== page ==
Your book Gulag is a remarkable achievement. It is a new and very large lens through which to view 20th century history. I am embarrassed for the U.S. education system that Soviet history was so neglected in our curriculum. I was led to believe that the U.S. military practically defeated Hitler’s army single-handedly. We were not taught that Hitler’s army had been eviscerated by the Soviets at the expense of six million Red Army soldiers during four years of brutal, widespread fighting on the Eastern Front prior to D-Day. Your book tells a remarkable story of that devastation and the price paid by the Soviet people for Stalin’s towering battles with Hitler’s forces. The timber, oil, gold, silver, bauxite and coal that fueled the Soviet war machine, all extracted by the slave labor of millions of Soviet citizens. I assume that the machinery itself: tanks, aircraft, artillery pieces, ammunition and the machine tools required to make it all also had a sizeable component of slave labor. The dams, roads, canals, tunnels, highways and railroads, the whole shebang - GULAG! What an astounding revelation - who knew? Your marvelous book should be required reading in every high school in America.
The Soviet people made a colossal and awful sacrifice without which, our “Greatest Generation” would have been chewed up by Hitler. I have a few questions, perhaps you have some insight. 1. To what extent did Churchill and Roosevelt know of the great sacrifices in the Gulag and the Red Army? 2. Was it their intention to allow these two nations destroy each other? In retrospect, it appears that our lend-lease provisions bought the lives of allied soldiers at the expense not only of the Soviet army but of the workers in the Gulag system. 3. Was Stalin an evil man or was he caught up in a great natural culling of an overgrown population? 4. How might Stalin have otherwise procured his nation’s most inaccessible natural resources, material that he needed in a hurry, if not by slave labor? 5. How many victims of the Gulag would have died of starvation in their homes during the years of great famine? 6. Do you think that if it were not for Stalin’s brutal policies regarding his own citizens that the Soviet Union would have been devoured by its neighbors during the 20th century along all of its borders?
In summary, the United States rode to victory on the sacrifices of tens of millions of suffering Soviets, who received NO credit from Americans. The Soviets, from my earliest memory, were seen as “the enemy” bad guys, huddle under your desk. In a larger sense, might it be that the population of the now former Soviet Union is composed of people destined to submit to totalitarianism and once they have submitted, to treat one another very poorly on a scale so massive that it must be blamed on national genetic traits rather than a few bad policy makers? According to your book, whenever a Soviet individual had a chance to make life a little nicer or a little more miserable for each other, they chose the latter on a grand scale. I don’t imagine that it is easy to be nice when the temperature is fifty below zero and there is little to eat. I am reminded of the words of late, great comedian Sam Kinnison screaming about the starving Ethiopians: “WHY DON’T THEY JUST MOVE!!”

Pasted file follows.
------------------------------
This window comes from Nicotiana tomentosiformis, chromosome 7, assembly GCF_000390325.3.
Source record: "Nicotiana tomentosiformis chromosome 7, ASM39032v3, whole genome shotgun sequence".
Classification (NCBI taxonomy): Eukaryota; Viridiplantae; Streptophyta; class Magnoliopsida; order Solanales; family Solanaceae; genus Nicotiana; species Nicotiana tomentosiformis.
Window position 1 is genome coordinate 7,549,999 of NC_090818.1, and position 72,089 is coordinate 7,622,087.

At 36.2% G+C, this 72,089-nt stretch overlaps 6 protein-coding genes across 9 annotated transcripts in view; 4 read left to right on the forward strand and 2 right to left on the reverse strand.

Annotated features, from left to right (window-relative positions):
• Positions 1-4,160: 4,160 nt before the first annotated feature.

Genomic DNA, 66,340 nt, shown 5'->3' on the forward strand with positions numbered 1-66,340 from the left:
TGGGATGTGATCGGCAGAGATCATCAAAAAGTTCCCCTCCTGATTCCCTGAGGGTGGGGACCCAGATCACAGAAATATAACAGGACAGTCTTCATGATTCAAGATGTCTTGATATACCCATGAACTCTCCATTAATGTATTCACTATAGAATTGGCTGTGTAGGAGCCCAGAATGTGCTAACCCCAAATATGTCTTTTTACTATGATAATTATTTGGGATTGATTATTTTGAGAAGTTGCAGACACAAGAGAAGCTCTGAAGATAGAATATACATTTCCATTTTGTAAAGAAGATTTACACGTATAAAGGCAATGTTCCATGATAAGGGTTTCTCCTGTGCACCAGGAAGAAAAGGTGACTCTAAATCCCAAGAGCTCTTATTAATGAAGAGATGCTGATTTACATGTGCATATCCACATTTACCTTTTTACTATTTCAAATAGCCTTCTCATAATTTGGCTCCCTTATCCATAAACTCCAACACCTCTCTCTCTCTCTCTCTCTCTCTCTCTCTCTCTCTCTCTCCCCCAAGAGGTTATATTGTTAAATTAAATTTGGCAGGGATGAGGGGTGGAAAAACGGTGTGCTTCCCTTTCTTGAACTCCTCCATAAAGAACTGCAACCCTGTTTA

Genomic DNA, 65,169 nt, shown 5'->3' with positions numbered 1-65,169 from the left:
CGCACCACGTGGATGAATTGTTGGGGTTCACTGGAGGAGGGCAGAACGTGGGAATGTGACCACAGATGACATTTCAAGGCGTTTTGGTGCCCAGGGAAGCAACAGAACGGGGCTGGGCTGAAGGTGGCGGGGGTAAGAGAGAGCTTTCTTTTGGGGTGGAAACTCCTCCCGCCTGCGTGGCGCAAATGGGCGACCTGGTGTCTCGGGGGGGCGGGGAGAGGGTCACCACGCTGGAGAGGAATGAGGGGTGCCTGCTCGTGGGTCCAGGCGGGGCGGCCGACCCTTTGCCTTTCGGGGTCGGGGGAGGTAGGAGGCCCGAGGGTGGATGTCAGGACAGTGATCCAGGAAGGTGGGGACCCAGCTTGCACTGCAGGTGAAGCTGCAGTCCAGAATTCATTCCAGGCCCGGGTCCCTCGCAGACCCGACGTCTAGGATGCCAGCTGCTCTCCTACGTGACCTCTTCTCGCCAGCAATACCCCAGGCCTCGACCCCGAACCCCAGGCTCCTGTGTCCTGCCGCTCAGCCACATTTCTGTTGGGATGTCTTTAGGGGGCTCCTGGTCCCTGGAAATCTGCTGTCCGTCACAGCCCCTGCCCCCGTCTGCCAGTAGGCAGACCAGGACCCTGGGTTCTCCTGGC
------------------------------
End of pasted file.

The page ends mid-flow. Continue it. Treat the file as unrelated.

Miscellaneous ramblings: Kleb Boky, the chubby Chekist who watched his enemies twist in the wind. Couldn’t the bedbugs and lice been added to the soup for some protein? I was disappointed to read your questioning of the validity of Racwicz’s story told in his marvelous book The Long Walk, which I read in high school. Is phony spelled with an e before the y - you have it both ways throughout your text. Aluminum is not mined. The mined mineral component of aluminum is bauxite which, after an energy-intense industrial process, is transformed into aluminum. The great dams on the Columbia River in Washington state generated the electricity for the aluminum used in our World War II aircraft. I Loved your great book - thank you. I am enclosing a drawing inspired by your text. I apologize for its vulgarity but, of course, it is a subject rife with vulgarity. I am left with one over-arching question: What is it about Russians and suffering? I am currently working on an essay titled “The Tragedy of the Chosen Child: Frank Lloyd Wright, Joseph Stalin, Douglas MacArthur.” Your book was intensely illuminating regarding the scale of Stalin’s influence on the Soviet people -this story has a certain peculiarly feminine, smothering vastness. Your book is a great blessing. Warm Regards, JB